It looks like a Trump has run afoul of the federal government this week — but maybe not the family member you’d expect. Former First Lady Melania Trump has potentially sparked conflict with NASA by apparently violating the federal agency’s policy on the use of imagery in her latest NFT drop.
The collection, titled “Man in the Moon“— which was released Wednesday — prominently features the iconic 1969 photo of astronaut Buzz Aldrin participating in the NASA-orchestrated Apollo 11 moon landing. According to agency policy, however, the use of NASA imagery in connection with an NFT project is strictly prohibited. Gizmodo first reported the apparent violation.
“NASA does not wish its images to be used in connection with NFTs,” the organization’s Merchandising Requirements Regulations and Media Use Guidelines explicitly read, further noting that the agency is “not approving any merchandising applications” related to NFTs.
Companies or individuals wishing to use NASA images, emblems, or identifiers on merchandise must have that use approved by the agency; NASA states that “strict laws and regulations” govern this approval process.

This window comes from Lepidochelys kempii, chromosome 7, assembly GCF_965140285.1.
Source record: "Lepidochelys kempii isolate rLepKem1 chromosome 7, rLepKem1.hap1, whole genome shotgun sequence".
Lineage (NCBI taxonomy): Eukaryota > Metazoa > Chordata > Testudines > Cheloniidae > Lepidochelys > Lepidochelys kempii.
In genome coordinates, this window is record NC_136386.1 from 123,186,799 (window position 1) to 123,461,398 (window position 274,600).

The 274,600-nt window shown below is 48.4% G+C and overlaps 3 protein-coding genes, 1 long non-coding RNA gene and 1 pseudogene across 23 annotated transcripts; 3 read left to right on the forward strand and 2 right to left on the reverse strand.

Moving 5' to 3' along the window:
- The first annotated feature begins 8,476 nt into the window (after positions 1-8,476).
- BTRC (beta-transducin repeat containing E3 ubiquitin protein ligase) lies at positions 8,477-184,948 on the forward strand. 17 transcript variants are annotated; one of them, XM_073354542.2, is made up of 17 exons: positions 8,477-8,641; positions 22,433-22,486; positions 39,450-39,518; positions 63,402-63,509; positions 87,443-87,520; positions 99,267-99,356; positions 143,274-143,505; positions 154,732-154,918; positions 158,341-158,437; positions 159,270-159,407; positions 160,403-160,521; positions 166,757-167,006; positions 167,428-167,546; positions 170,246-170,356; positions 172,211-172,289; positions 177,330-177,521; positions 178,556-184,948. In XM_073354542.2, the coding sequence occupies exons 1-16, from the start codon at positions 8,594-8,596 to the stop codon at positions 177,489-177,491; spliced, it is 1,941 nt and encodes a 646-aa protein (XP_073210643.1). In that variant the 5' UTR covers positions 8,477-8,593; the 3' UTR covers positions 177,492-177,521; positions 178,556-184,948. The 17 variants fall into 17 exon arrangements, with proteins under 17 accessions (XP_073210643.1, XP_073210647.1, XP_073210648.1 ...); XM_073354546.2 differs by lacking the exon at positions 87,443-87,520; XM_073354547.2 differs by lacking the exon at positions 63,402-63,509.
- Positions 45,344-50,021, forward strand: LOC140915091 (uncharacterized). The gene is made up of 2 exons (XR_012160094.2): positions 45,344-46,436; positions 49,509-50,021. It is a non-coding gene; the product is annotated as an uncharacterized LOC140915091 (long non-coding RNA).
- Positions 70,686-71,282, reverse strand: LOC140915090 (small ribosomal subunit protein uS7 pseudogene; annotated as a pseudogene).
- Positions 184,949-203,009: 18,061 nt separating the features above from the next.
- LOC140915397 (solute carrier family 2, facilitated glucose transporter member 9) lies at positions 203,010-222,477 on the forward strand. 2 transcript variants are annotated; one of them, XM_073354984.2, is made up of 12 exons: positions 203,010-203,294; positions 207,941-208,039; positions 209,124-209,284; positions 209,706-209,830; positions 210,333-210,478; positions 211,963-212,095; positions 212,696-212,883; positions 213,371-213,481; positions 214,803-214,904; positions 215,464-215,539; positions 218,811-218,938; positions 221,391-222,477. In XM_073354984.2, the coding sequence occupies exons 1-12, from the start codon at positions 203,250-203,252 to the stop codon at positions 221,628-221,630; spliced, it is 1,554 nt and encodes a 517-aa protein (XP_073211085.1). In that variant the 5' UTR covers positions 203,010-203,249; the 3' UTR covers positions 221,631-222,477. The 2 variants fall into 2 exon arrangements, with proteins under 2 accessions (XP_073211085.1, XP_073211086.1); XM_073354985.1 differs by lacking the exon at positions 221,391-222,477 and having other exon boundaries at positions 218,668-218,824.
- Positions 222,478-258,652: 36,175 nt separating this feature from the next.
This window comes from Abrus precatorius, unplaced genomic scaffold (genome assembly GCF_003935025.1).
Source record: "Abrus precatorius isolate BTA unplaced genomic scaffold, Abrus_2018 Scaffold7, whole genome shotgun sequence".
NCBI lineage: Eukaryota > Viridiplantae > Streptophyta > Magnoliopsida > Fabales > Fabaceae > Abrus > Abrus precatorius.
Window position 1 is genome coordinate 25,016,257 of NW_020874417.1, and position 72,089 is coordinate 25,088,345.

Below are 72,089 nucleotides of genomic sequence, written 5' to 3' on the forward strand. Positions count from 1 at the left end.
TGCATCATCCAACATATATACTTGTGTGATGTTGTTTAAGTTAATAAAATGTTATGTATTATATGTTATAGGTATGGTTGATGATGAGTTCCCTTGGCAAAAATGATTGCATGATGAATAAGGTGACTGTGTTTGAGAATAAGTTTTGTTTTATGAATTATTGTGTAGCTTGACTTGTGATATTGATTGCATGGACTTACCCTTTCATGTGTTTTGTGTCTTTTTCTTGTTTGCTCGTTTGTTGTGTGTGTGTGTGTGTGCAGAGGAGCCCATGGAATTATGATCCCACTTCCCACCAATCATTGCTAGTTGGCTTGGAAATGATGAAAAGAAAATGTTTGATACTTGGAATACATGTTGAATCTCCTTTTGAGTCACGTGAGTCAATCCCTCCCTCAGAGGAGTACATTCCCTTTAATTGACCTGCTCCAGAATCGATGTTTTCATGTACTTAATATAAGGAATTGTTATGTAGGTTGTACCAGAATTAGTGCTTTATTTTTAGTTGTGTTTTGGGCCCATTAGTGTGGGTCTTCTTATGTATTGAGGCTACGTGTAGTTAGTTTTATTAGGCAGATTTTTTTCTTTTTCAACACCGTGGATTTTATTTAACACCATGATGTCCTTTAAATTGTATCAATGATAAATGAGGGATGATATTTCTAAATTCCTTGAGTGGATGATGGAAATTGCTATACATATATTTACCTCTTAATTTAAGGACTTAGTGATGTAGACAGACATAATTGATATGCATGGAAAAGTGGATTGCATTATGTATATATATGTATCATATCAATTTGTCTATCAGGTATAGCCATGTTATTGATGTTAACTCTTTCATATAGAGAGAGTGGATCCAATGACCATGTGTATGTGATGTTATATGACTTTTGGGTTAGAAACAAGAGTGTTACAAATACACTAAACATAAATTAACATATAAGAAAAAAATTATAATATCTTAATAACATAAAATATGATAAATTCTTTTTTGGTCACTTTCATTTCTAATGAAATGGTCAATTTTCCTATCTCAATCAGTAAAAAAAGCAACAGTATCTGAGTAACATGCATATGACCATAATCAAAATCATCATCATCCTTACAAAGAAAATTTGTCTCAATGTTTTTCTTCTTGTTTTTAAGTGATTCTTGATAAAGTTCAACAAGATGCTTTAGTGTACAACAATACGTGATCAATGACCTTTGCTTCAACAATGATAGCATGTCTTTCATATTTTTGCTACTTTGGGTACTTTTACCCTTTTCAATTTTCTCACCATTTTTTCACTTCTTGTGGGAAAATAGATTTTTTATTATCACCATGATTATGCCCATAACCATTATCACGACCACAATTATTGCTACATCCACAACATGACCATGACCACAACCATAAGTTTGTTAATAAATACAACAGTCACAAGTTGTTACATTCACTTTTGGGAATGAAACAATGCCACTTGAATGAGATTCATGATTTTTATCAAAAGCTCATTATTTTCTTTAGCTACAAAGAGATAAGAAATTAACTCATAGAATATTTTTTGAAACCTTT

In this case, Trump and the USA Memorabilia NFT platform she used may not have submitted a request to NASA, or may have rejected a request, as NASA strictly prohibits the use of its intellectual property related to NFTs.
decode contacted USA Memorabilia for comment on this story, but did not immediately receive a response.
Perhaps complicating matters, however, is the fact that images produced by federal agencies such as NASA are part of the public domain and can therefore be used for free. If NASA were to seek legal action against Trump, it’s unclear how far such a lawsuit could go.
Judging by history, such aggressive action by the federal agency is unlikely. A NASA attorney previously said Los Angeles Times that although the organization can send cease-and-desist letters to marketers who violate its policies, NASA leadership tends to prefer more compliance-friendly paths, including informal conversations with marketers.
However, in this case the most peculiar things is the fact that NFTs appear to be the only class of goods prohibited in all circumstances from the use of NASA images.
NASA did not immediately respond decode‘s request for comment on this story.
Trump has been quite active in the NFT space. Last month, it debuted a line of NFTs commemorating moments in American history, following the launch of Solana NFT projects in late 2021.
Meanwhile, former President Donald Trump’s own NFT collection at a high price in March after he was indicted on criminal charges by a New York grand jury. He then wiped out those profits by releasing them a second batch of digital trading cards in April, greatly diluting the value of the original project.